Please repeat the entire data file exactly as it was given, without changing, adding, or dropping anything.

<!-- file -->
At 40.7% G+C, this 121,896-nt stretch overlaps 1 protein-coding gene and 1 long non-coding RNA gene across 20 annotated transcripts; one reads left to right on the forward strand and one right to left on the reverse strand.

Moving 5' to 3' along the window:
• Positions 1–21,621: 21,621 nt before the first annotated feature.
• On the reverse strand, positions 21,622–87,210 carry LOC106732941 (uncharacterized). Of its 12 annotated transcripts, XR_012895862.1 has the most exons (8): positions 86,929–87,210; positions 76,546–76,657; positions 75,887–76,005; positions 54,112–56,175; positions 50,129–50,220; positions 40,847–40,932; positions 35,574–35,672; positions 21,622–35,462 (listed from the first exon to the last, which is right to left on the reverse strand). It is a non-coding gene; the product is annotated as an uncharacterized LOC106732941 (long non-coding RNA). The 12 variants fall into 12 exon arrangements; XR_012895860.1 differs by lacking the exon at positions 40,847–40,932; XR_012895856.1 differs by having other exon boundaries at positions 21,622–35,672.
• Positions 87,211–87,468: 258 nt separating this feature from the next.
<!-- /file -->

At 40.7% G+C, this 121,896-nt stretch overlaps 1 protein-coding gene and 1 long non-coding RNA gene across 20 annotated transcripts; one reads left to right on the forward strand and one right to left on the reverse strand.

Moving 5' to 3' along the window:
• Positions 1–21,621: 21,621 nt before the first annotated feature.
• On the reverse strand, positions 21,622–87,210 carry LOC106732941 (uncharacterized). Of its 12 annotated transcripts, XR_012895862.1 has the most exons (8): positions 86,929–87,210; positions 76,546–76,657; positions 75,887–76,005; positions 54,112–56,175; positions 50,129–50,220; positions 40,847–40,932; positions 35,574–35,672; positions 21,622–35,462 (listed from the first exon to the last, which is right to left on the reverse strand). It is a non-coding gene; the product is annotated as an uncharacterized LOC106732941 (long non-coding RNA). The 12 variants fall into 12 exon arrangements; XR_012895860.1 differs by lacking the exon at positions 40,847–40,932; XR_012895856.1 differs by having other exon boundaries at positions 21,622–35,672.
• Positions 87,211–87,468: 258 nt separating this feature from the next.